Hero of the Crossing: How Anwar Sadat and the 1973 War Changed the World

Date(s) - 04/26/18
6:00 pm - 8:00 pm

Pritzker Military Library

Hosted by

Thomas W. Lippman, Hero of the Crossing: How Anwar Sadat and the 1973 War Changed the World


Thursday, April 26, 2018 6:00pm

Author Thomas W. Lippman visits the Museum & Library to discuss his book on the impact of Anwar Sadat’s presidency.

In eleven dramatic years, Anwar Sadat changed history—not just that of Egypt, or of the Middle East, but of the entire world. As the architect of the 1973 war against Israel, he gained the support of other Arab nations and inspired the oil embargo that transformed the global economy. Following the war, however, he forever ended Arab aspirations of unity by making peace with Israel. Early in his presidency, Sadat jettisoned Egypt’s alliance with the Soviet Union and turned to the United States, thereby giving the West a crucial Cold War victory. Sadat’s historic tenure still resonates in the twenty-first century as the Islamic activists—whom he originally encouraged but who opposed his conciliatory policy toward Israel and ultimately played a role in his assassination—continue to foster activism, including the Muslim Brotherhood, today.

Thomas W. Lippman was stationed in the Middle East as a journalist during Sadat’s presidency and lived in Egypt in the aftermath of the October War. He knew Sadat personally, but only now, after the passage of time and the long-delayed release of the U.S. State Department’s diplomatic files, can Lippman assess the full consequences of Sadat’s presidency. Hero of the Crossing provides an eye-opening account of the profound reverberations of one leader’s political, cultural, and economic maneuverings and legacy.

Thomas W. Lippman Thomas W. Lippman is an author and journalist who has written about Middle Eastern affairs and American foreign policy for four decades, specializing in Saudi Arabian affairs, U.S.- Saudi relations, and relations between the West and Islam. He is a former Middle East bureau chief of the Washington Post and also served as that newspaper’s oil and energy reporter. Throughout the 1990s, he covered foreign policy and national security for the Post, traveling frequently to Saudi Arabia and other Middle East countries.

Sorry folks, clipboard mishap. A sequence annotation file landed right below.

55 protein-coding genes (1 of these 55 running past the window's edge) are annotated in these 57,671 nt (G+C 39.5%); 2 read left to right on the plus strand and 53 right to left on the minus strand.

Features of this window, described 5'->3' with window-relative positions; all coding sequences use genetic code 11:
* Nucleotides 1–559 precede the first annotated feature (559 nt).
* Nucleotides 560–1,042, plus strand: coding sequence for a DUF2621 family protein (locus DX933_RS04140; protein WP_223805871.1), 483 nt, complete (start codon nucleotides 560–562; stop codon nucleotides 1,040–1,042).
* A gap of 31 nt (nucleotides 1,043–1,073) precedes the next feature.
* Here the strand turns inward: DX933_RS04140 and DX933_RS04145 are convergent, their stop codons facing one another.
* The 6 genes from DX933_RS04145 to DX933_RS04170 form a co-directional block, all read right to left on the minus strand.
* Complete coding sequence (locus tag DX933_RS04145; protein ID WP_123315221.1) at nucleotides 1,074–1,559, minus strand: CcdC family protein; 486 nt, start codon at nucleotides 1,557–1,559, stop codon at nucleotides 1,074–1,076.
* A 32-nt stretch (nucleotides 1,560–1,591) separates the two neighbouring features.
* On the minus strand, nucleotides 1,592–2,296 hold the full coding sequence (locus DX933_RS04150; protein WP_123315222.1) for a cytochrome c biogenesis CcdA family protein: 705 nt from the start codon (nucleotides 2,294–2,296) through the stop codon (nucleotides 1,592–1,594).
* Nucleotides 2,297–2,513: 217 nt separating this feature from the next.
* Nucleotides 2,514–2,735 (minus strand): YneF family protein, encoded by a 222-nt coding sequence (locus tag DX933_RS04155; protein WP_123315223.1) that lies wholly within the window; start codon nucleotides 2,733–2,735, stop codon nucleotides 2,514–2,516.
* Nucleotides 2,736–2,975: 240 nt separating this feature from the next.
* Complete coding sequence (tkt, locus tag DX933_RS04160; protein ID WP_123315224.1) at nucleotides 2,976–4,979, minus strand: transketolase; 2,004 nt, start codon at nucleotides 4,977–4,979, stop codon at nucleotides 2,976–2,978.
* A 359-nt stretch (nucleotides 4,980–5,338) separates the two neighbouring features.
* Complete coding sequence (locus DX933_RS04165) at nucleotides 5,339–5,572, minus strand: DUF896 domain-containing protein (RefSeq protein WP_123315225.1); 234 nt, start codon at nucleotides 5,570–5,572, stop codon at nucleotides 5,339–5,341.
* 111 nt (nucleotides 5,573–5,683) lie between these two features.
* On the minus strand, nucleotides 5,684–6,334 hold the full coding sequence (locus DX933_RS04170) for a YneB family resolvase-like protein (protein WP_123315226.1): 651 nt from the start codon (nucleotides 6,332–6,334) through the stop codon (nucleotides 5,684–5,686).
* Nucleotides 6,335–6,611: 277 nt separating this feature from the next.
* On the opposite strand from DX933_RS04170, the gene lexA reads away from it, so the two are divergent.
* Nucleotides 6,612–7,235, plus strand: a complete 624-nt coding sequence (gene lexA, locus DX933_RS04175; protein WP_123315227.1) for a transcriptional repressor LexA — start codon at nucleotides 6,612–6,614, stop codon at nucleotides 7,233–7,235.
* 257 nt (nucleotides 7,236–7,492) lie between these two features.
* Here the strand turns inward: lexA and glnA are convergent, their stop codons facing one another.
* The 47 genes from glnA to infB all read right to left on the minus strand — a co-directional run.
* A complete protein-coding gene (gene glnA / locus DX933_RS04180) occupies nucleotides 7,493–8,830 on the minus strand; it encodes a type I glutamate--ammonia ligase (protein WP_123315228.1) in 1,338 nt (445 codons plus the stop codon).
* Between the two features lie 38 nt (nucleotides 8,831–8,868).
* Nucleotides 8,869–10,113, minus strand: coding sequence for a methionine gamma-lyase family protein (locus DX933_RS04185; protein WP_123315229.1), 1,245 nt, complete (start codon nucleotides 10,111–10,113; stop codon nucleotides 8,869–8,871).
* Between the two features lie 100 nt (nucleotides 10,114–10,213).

Lippman is the author of numerous magazine articles, book reviews and op-ed columns about Mideast affairs, and of seven books: Understanding Islam (1982, 3d revised edition 2002); Egypt After Nasser (1989); Madeleine Albright and the New American Diplomacy (2000); Inside the Mirage: America’s Fragile Partnership with Saudi Arabia (2004); Arabian Knight: Col .Bill Eddy USMC and the Rise of American Power in the Middle East (2008); and Saudi Arabia on the Edge (2012).

Lippman has appeared on all major US television networks, NPR, the BBC, and many television stations overseas. He has lectured on Gulf regional affairs at the U.S. Air Force Special Operations School and has also lectured on Middle Eastern affairs at the National Defense University and at the Brookings Institution. He has also been also a consultant to film producers, the U.S. armed forces, the National Counterterrorism Center, corporations that do business in the Gulf.

Lippman is an adjunct scholar at the Middle East Institute in Washington and was an Edward R. Murrow Fellow at the Council on Foreign Relations.